Rapid changes in human immunodeficiency virus type 1 rna load and appearance of drug-resistant virus populations in persons treated with lamivudine (3tc)

Rob Schuurman, Monique Nijhuis, Remko Van Leeuwen, Pauline Schipper, Dorien De Jong, Phil Collis, Sven A. Danner, John Mulder, Clive Loveday, Cindy Christopherson, Shirley Kwok, John Sninsky, Charles A.B. Boucher*

*Corresponding author for this work

Research output: Contribution to journalArticleAcademicpeer-review


The effect of the appearance of drug-resistant human immunodeficiency virus type 1 (HIV-1) on viral RNA load was studied in patients treated with the reverse transcriptase inhibitor lamivudine. During the first 12 weeks of treatment, HIV-I RNA concentrations and amino acid changes in codon 184, causing high-level resistance to lamivudine, were determined in longitudinal serum samples from HIV-1 p24 antigen-positive and -negative patients. A marked decline in the amount of HIV-I RNA (95% below baseline) and HIV-I p24 antigen was observed within 2 weeks, followed by a rise that coincided with the appearance of lamivudine-resistant viruses in serum (isoleucine mutants initially, which were subsequently replaced by valine variants). After 12 weeks, a partial antiviral effect was observed despite the presence of a complete codon 184 mutant virus population in serum. This study shows that the rapid appearance of drug-resistant virus in serum is followed by an increase in viral RNA load.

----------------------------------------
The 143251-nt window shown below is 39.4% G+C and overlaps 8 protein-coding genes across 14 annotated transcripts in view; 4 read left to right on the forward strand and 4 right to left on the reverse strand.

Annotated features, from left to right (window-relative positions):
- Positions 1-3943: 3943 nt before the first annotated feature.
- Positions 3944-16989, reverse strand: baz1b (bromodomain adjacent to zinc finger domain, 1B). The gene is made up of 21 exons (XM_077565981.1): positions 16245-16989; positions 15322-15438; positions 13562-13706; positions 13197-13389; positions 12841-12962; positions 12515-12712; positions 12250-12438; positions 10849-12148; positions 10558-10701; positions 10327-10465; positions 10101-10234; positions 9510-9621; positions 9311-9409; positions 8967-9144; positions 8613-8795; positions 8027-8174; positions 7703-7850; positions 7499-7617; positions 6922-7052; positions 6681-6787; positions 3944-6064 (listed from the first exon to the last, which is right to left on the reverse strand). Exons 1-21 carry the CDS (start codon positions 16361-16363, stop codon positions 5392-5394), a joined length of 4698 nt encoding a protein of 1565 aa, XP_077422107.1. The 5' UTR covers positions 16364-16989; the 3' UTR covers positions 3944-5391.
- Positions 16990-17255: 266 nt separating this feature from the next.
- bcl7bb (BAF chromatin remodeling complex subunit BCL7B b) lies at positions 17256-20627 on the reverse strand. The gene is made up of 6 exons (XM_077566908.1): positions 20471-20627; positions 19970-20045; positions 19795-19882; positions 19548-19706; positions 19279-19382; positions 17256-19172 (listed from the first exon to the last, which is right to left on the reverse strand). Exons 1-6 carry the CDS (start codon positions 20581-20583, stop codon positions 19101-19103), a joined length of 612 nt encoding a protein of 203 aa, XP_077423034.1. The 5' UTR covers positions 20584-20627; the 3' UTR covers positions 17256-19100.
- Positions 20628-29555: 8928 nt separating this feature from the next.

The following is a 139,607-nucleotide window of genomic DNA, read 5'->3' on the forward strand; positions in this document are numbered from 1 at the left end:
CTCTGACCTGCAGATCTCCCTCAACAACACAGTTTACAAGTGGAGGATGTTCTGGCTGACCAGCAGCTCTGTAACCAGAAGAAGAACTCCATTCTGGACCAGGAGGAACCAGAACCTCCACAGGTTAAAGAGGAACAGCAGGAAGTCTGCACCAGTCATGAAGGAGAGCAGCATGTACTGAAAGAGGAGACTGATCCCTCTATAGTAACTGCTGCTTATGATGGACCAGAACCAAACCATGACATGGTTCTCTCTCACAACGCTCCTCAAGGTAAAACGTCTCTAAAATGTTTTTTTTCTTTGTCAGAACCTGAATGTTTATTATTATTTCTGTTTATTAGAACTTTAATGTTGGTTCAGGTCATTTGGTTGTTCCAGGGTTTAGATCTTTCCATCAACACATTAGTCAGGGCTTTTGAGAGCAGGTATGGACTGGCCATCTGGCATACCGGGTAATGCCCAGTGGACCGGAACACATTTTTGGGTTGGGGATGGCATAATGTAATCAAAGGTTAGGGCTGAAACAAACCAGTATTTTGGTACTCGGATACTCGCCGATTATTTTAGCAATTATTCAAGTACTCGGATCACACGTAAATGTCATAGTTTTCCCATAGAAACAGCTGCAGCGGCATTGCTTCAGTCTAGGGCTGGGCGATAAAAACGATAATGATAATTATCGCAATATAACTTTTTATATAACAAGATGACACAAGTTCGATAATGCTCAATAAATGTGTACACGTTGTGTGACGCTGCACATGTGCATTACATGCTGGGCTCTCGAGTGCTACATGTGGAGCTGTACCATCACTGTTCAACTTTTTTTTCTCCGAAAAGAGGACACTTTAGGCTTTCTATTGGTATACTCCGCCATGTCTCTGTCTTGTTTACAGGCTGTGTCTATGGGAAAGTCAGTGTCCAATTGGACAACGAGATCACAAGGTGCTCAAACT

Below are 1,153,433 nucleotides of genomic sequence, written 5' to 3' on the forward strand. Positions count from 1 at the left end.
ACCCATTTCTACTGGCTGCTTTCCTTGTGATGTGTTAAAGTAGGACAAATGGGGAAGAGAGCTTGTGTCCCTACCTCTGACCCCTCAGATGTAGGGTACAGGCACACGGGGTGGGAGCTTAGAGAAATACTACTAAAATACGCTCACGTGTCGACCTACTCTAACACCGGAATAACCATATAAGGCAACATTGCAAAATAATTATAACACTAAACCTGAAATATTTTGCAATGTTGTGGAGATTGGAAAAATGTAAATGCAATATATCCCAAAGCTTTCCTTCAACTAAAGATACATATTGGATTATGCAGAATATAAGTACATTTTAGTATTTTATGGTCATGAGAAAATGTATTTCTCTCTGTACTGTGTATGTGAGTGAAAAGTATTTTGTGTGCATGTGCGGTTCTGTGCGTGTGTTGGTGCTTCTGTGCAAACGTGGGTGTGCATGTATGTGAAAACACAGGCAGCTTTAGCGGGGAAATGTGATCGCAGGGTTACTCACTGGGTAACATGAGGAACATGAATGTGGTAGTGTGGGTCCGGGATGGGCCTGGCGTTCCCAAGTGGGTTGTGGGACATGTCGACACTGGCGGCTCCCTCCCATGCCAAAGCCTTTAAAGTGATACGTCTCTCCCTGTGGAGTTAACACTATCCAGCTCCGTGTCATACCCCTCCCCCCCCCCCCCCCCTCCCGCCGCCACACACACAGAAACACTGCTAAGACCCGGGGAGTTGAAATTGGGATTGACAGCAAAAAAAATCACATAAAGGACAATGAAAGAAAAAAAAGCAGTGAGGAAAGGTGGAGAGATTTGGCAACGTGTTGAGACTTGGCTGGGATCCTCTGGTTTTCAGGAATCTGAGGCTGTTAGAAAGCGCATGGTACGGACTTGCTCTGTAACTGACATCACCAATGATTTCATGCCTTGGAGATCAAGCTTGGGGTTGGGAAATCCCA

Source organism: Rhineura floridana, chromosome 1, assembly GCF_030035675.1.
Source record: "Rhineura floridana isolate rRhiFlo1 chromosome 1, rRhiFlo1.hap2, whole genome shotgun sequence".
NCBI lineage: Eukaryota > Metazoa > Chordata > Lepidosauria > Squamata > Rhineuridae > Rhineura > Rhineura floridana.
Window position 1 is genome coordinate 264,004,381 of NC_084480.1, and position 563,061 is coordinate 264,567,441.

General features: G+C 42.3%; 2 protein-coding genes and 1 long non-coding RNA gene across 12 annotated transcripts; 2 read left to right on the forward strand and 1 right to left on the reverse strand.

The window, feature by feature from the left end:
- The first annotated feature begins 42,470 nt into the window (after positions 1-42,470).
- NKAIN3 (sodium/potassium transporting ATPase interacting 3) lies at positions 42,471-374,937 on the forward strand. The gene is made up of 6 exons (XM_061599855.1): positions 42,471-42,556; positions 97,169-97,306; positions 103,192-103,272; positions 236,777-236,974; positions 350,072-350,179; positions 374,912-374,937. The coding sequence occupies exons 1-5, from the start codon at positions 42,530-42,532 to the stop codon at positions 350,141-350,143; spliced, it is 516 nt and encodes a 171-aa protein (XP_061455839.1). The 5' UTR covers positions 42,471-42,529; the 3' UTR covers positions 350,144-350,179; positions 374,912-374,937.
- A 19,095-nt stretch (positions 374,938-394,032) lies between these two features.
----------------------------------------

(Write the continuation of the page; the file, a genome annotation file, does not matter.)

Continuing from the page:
Original languageEnglish
Pages (from-to)1411-1419
Number of pages9
JournalJournal of Infectious Diseases
Issue number6
Publication statusPublished - Jun 1995

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